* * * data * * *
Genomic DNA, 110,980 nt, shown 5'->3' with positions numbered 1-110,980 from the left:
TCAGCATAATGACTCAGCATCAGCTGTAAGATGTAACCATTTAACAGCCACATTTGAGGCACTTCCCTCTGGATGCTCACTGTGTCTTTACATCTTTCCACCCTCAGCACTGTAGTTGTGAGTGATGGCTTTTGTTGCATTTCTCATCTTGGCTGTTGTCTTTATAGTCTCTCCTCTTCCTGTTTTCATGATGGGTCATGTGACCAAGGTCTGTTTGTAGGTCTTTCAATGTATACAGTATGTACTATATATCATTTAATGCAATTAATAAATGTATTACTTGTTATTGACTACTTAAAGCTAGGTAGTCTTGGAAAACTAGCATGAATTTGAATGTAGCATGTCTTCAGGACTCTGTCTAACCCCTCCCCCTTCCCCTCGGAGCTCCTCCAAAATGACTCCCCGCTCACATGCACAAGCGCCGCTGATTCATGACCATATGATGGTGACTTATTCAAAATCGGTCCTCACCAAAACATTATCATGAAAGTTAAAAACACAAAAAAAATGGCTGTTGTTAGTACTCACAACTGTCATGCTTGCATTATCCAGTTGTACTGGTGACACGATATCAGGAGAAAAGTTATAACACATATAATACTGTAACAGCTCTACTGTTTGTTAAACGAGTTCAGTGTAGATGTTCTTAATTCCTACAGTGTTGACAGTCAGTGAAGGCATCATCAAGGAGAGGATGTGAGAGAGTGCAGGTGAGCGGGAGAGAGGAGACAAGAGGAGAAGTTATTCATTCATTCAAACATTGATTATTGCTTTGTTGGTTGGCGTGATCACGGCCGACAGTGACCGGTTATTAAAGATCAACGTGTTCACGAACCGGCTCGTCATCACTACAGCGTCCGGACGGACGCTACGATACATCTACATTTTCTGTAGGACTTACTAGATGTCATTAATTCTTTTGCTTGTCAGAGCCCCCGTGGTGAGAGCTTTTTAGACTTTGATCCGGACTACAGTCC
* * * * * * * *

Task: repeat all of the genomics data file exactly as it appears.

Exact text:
Genomic DNA, 110,980 nt, shown 5'->3' with positions numbered 1-110,980 from the left:
TCAGCATAATGACTCAGCATCAGCTGTAAGATGTAACCATTTAACAGCCACATTTGAGGCACTTCCCTCTGGATGCTCACTGTGTCTTTACATCTTTCCACCCTCAGCACTGTAGTTGTGAGTGATGGCTTTTGTTGCATTTCTCATCTTGGCTGTTGTCTTTATAGTCTCTCCTCTTCCTGTTTTCATGATGGGTCATGTGACCAAGGTCTGTTTGTAGGTCTTTCAATGTATACAGTATGTACTATATATCATTTAATGCAATTAATAAATGTATTACTTGTTATTGACTACTTAAAGCTAGGTAGTCTTGGAAAACTAGCATGAATTTGAATGTAGCATGTCTTCAGGACTCTGTCTAACCCCTCCCCCTTCCCCTCGGAGCTCCTCCAAAATGACTCCCCGCTCACATGCACAAGCGCCGCTGATTCATGACCATATGATGGTGACTTATTCAAAATCGGTCCTCACCAAAACATTATCATGAAAGTTAAAAACACAAAAAAAATGGCTGTTGTTAGTACTCACAACTGTCATGCTTGCATTATCCAGTTGTACTGGTGACACGATATCAGGAGAAAAGTTATAACACATATAATACTGTAACAGCTCTACTGTTTGTTAAACGAGTTCAGTGTAGATGTTCTTAATTCCTACAGTGTTGACAGTCAGTGAAGGCATCATCAAGGAGAGGATGTGAGAGAGTGCAGGTGAGCGGGAGAGAGGAGACAAGAGGAGAAGTTATTCATTCATTCAAACATTGATTATTGCTTTGTTGGTTGGCGTGATCACGGCCGACAGTGACCGGTTATTAAAGATCAACGTGTTCACGAACCGGCTCGTCATCACTACAGCGTCCGGACGGACGCTACGATACATCTACATTTTCTGTAGGACTTACTAGATGTCATTAATTCTTTTGCTTGTCAGAGCCCCCGTGGTGAGAGCTTTTTAGACTTTGATCCGGACTACAGTCC